University Business - April 2011 - (Page 57)

INTERNET TECHNOLOGY The State of the Mobile Web in Higher Ed Mobile solutions and strategies—and the budgets behind them By Karine Joly I S 2011 GOING TO BE THE “Year of the Mobile Web” for higher education? A few studies have already hinted it. According to a white paper published by e Nielsen Company in December 2010, “Mobile Youth Around the World,” 48 percent of the 15- to 24-year-olds in the U.S. now browse the web on their mobile devices—even though only 33 percent own smartphones. e Pew Internet and American Life Project concurred in its own report, “Mobile Access 2010,” released in July 2010. Conducted by phone in May 2010, the survey found that 65 percent of responding 18- to 29-year-olds accessed the web on their phone and, in most cases, on a daily basis. Need more proof that these mobile web users walk, talk, and text on your campus? e 2010 ECAR Study of Undergraduate Students and Information Technology can provide confirmation. While 62 percent of the 30,616 students surveyed in 2010 for this study own a mobile device, 33 percent used it to access the internet a year ago. With this critical mass of mobile web users being reached, more decision-makers and practitioners in universities and colleges are warming up to the mobile web. ey have begun recognizing the need to better serve students and other constituents through their mobile devices. Blog posts, white papers, articles, and vendor-sponsored webinars on the topic have multiplied over the past year, confirming that the market has matured enough to grow beyond the few early adopters in higher education. As they did Mobile web solutions are not just smaller versions of current online offerings, but tools to enhance life on the go. three years ago for social media, vendors offering mobile web solutions or devicespecific applications have also started to show up on the higher education web conference circuit. In late January 2011, e Chronicle of Higher Education even published an article trying to paint a picture of the state of the mobile web in higher education. Written by Josh Keller, the piece, “As the Web Goes Mobile, Colleges Fail to Keep Up,” could well have provided the extra push to make more college and university administrators jump on the mobile web bandwagon. My own online survey about the mobile web in higher education was completed by 230 professionals working mainly in the marketing, communication, and web offices of 199 different institutions. Its goal was to draw a more accurate picture of existing and planned institutional efforts targeted to mobile users. e sur- vey was open to professionals working in universities or colleges from January 31 to February 14, 2011. It was publicized online through several channels (e-mail listservs, e-mail newsletters, blogs, Twitter, Facebook, and other professional networking websites). As a consequence, it doesn’t rely on a scientifically determined dataset. However, the resulting sample seems fairly representative to the Carnegie Classifications breakdown with a slight skew toward larger institutions. It’s also fair to assume that trend watchers and technology-minded people were more likely to take the survey. But, it’s important to note that professionals were invited to take this survey whether or not they had a mobile web solution in place on their campus, so the results would not over-represent early adopters. e fi ndings indicate that the time is right for the mobile web in higher education. Only 38 percent of the surveyed institutions provide a solution (mobile website, accessible website, native mobile device applications, etc.) targeting and serving owners of mobile devices. But, the large majority (91 percent) of the remaining solution-less institutions has already planned to roll out a mobile solution. In 69 percent of the cases, the mobile web solution is expected to be implemented within a year. Interestingly, 68 percent of the early adopters launched their Karine Joly is the web editor behind www, a blog about higher ed web marketing, public relations, and technologies. She is also the founder of the professional development online community at April 2011 | 57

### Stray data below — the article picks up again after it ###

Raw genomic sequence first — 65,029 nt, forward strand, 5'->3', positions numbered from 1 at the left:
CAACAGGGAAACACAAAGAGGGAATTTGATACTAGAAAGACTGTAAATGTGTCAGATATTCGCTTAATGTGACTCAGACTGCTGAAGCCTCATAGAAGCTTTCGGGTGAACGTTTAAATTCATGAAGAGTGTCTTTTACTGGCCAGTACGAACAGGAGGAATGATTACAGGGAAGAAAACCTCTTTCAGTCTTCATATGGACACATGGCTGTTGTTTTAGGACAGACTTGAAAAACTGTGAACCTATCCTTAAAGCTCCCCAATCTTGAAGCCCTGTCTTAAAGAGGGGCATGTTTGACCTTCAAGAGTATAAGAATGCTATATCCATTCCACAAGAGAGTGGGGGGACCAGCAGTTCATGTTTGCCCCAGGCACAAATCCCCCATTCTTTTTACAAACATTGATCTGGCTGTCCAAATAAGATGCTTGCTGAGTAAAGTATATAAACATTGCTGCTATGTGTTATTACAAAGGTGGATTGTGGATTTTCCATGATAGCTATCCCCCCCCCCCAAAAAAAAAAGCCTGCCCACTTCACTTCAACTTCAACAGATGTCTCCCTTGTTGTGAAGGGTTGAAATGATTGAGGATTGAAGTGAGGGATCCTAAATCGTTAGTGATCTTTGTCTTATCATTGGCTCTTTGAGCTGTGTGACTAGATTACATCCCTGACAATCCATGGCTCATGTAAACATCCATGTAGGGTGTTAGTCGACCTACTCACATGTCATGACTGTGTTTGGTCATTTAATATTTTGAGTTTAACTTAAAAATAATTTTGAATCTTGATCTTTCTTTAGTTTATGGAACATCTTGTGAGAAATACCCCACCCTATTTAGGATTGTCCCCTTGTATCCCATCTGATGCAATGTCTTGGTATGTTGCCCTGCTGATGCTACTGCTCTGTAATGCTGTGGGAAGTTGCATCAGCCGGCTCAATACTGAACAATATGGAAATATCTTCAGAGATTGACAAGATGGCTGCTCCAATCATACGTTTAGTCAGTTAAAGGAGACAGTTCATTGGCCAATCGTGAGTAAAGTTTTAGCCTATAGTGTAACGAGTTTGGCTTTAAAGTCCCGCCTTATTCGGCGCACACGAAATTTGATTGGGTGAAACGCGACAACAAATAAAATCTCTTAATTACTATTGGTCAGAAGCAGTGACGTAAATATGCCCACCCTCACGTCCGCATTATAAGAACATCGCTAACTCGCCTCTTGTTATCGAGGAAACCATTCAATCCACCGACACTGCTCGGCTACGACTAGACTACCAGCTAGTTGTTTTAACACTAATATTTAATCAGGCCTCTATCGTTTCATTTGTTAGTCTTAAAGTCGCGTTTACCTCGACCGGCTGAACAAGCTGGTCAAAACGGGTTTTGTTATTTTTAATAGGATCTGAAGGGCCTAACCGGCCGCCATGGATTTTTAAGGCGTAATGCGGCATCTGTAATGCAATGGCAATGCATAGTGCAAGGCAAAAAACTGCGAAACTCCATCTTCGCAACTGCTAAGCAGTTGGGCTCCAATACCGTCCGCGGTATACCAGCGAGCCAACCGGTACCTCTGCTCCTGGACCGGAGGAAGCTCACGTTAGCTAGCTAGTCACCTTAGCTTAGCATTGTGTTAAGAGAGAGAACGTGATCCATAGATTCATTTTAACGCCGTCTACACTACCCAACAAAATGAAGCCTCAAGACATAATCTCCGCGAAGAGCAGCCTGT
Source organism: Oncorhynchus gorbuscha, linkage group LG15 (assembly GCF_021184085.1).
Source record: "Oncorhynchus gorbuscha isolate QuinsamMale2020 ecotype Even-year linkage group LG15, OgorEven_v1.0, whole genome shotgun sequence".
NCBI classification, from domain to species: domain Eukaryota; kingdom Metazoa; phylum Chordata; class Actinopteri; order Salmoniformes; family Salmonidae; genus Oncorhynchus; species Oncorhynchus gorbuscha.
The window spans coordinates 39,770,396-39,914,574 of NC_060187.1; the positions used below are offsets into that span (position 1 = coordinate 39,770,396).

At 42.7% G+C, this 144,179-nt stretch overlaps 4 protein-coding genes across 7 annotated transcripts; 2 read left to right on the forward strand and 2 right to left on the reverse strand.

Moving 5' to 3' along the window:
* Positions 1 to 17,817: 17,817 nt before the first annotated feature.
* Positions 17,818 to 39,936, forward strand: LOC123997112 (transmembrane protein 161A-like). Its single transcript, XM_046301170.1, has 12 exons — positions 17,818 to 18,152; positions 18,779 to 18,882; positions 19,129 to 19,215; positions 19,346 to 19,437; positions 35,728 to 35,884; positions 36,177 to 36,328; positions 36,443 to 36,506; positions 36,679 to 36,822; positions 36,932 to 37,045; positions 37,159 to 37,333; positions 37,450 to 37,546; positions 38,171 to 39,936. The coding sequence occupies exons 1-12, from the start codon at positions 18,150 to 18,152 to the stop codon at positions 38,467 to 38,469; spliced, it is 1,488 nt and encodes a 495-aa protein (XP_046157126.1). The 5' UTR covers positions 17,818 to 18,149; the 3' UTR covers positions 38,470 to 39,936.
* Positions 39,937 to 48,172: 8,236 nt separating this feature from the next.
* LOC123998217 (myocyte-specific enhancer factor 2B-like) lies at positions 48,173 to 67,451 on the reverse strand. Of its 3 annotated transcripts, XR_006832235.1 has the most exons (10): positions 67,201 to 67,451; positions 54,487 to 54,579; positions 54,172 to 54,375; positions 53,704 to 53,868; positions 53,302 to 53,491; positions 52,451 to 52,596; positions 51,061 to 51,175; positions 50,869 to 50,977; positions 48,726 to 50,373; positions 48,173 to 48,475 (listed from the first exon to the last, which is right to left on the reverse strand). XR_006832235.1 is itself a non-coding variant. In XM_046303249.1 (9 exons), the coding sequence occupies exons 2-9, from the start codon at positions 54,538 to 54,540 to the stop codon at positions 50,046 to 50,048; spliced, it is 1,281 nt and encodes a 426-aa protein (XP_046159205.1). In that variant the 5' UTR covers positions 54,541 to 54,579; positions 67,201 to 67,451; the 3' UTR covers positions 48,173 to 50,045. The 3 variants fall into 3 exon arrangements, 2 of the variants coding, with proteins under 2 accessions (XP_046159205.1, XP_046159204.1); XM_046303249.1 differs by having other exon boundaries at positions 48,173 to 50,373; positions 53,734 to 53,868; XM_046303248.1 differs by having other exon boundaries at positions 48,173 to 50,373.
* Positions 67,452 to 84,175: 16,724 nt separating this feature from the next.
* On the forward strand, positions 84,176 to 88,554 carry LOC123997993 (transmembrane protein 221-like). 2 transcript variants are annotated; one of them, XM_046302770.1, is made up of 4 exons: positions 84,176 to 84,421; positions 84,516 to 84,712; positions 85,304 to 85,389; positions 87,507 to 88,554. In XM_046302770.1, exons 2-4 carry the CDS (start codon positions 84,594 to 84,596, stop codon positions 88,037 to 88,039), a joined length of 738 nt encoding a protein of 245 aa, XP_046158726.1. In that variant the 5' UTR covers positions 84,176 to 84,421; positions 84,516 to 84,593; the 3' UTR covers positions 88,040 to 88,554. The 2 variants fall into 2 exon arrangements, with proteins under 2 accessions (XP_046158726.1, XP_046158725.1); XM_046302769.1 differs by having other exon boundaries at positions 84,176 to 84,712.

Table of Contents for the Digital Edition of University Business - April 2011

University Business - April 2011
Editor’s Note
College Index
Company Index
Advisory Board
Behind the News
Sense of Place
Financial Aid
Models of Efficiency
Shrinking the Desktop
All Things Transfer
Sudden Impact
Internet Technology
What’s New
End Note

University Business - April 2011